Opponents of free enterprise, of unhampered laissez-faire capitalism, argue that without government intervention and involvement in the economy, businesses will be free to run amok, to exploit consumers, and to profit at the expense of others.
A perfect example of this is the narrative that has been crafted by progressive and other anti-capitalist politicians, that the 2008 housing bubble and ensuing financial crisis was purely a manifestation of the free market running its course and corporations being greedy. And yet these same politicians chose to bail out and protect these corporate and banking interests that supposedly caused the whole mess to begin with.
Free market philosophy abhors and rejects any sort of bailout, corporate protection, or preferential subsidy. Had it been left to the free market, the banks that ended up acting irresponsibly and getting themselves in trouble would’ve received no help and would have been left to fail. Yes, this would have resulted in a painful recession in the short term, but bailing out those failing institutions didn’t save us from recession, it only delayed the inevitable and magnified the problems. By giving in to bailouts, we’ve further entrenched and enlarged the already big banks, we’ve rewarded their unethical behavior, incentivized further unethical behavior, and created a more unstable banking system.
Recessions, historically, take less than two years to recover from, and had we allowed the big banks to fail we could have allowed a more sound, stable, sustainable, responsible, and ethical banking system to be created, one that efficiently met the needs and demands of society.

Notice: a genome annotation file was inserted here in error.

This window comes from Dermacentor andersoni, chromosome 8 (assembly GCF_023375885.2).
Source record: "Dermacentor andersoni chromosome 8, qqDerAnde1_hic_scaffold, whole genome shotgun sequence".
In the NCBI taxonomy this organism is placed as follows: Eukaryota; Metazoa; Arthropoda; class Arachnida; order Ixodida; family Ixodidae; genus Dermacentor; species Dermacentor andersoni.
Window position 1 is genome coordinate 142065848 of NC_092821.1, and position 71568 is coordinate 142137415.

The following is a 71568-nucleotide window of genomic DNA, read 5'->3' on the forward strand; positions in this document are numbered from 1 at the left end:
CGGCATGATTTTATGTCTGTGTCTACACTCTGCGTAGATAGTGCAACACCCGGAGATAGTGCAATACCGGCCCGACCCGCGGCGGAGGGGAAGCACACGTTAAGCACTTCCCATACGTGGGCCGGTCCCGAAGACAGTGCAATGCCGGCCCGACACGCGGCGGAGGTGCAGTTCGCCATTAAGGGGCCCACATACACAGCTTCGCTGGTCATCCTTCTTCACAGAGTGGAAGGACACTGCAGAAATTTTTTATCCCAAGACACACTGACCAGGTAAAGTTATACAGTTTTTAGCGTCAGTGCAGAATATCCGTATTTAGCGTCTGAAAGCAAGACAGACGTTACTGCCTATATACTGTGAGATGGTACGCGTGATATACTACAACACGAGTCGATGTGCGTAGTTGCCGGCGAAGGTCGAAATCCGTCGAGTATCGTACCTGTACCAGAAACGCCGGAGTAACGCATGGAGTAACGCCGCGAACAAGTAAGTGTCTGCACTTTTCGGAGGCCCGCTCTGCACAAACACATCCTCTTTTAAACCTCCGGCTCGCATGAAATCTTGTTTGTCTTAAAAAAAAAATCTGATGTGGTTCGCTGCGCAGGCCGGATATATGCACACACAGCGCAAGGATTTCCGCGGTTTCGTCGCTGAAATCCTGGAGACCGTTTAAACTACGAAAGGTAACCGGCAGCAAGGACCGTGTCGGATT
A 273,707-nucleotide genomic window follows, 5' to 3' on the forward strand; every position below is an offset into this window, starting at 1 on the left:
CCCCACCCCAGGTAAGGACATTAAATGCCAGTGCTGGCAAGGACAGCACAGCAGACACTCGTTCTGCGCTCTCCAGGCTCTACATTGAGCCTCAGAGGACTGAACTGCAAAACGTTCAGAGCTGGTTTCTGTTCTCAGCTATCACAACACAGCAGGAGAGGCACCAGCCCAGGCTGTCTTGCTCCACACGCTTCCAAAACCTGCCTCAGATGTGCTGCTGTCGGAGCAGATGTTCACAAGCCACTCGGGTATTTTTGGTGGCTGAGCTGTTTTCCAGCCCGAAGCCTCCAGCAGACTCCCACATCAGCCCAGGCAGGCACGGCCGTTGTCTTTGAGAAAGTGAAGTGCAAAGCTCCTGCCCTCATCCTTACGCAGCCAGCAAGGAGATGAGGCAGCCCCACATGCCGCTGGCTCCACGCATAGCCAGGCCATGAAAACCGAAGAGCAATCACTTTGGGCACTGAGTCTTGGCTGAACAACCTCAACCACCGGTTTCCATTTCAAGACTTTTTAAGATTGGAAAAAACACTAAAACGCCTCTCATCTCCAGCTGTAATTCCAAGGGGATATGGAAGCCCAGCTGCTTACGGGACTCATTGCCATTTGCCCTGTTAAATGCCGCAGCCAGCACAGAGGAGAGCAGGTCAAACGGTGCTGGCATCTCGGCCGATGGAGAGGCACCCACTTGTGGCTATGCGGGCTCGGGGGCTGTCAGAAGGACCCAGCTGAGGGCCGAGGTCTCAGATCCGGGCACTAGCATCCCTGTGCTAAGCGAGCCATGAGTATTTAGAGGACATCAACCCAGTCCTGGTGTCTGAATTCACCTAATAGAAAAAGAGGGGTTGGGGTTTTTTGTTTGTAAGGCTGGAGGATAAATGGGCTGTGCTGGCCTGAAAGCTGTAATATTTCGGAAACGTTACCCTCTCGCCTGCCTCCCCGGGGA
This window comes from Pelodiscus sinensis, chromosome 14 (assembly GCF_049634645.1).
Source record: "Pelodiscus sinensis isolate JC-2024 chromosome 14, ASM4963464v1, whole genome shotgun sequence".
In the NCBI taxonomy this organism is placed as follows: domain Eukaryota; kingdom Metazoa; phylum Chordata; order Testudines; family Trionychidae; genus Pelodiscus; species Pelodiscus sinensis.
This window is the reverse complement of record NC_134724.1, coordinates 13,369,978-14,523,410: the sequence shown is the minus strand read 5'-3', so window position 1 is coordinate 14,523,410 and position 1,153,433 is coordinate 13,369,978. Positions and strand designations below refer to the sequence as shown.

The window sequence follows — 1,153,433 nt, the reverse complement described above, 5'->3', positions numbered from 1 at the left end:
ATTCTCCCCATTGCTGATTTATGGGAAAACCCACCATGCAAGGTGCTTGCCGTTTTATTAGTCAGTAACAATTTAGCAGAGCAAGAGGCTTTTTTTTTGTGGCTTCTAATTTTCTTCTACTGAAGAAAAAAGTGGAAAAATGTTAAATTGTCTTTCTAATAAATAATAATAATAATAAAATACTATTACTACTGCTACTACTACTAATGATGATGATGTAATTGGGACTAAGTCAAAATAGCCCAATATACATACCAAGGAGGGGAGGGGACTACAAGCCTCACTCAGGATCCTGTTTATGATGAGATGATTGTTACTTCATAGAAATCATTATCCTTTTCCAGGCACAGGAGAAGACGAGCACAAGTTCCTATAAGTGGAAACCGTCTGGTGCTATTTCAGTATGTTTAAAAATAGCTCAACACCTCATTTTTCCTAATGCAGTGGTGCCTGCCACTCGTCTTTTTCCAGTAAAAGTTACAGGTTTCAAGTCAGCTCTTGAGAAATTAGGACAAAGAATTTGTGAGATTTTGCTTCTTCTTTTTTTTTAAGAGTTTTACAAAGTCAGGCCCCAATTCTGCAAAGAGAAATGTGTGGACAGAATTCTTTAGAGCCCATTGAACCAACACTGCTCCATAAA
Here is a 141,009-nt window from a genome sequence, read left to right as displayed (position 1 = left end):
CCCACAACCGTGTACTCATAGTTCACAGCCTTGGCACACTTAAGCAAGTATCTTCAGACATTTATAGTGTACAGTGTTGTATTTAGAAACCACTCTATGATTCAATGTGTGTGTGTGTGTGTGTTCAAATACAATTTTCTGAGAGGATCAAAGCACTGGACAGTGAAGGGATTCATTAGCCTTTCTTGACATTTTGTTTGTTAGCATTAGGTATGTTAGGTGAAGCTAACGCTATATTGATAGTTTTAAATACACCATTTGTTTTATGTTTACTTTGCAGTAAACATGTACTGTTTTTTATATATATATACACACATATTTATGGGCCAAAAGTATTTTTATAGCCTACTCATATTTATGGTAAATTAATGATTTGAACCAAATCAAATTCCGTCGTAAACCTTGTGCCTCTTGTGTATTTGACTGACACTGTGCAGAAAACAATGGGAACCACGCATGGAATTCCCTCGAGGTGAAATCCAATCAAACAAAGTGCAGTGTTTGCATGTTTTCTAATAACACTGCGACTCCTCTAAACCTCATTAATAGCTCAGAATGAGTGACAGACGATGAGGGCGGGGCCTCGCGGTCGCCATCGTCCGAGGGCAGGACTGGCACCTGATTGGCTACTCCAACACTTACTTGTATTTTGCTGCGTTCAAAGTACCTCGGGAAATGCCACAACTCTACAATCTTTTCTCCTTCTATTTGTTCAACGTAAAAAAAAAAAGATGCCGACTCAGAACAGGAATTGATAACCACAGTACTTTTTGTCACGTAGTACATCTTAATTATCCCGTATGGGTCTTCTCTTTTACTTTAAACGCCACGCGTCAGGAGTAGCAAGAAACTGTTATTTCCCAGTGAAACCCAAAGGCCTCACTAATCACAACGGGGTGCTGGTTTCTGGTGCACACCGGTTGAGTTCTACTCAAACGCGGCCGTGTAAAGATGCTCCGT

The path to creating a society where businesses are incentivized to behave ethically and to accurately represent the needs of the consumer is through creative destruction and consumer sovereignty. Failing businesses should be allowed to fail, inefficient businesses should be left to be outcompeted by more innovative businesses.
When a business is unprofitable, that is a signal that it isn’t creating value, that it isn’t meeting the needs of consumers, but rather that it is destroying resources and that its services are inferior to competitors. When those businesses are allowed to fail, the resources and capital it was using are now freed up to be used in other ways that are likely more efficient and valuable.
With regard to consumer sovereignty, when consumers are free to choose for themselves, and free to vote with their dollars, they are free to reward successful, value creating, and ethical businesses, and they are also free to no longer give their money to inefficient businesses that fail to meet their needs. When consumers are free to choose for themselves, they act as market signals, by rewarding or punishing businesses.
For example, imagine if Kodak or Blockbuster – companies that were blind to innovation – had been bailed out. All of the innovation – inexpensive and high quality digital cameras, online movies and TV shows – that came after them would’ve been stifled and delayed. The stagnant behavior of those companies would have been rewarded.
Progressives, socialists, and many conservatives complain of unethical and greedy corporations, yet consistently bail out and protect those entrenched corporate interests. The way to creating ethical and effective businesses is by subjecting them to as much competition as possible, by letting consumers choose for themselves and vote with their dollars, and to not bail out or give preferential treatment to certain groups and special interests, but rather to let the market run its course.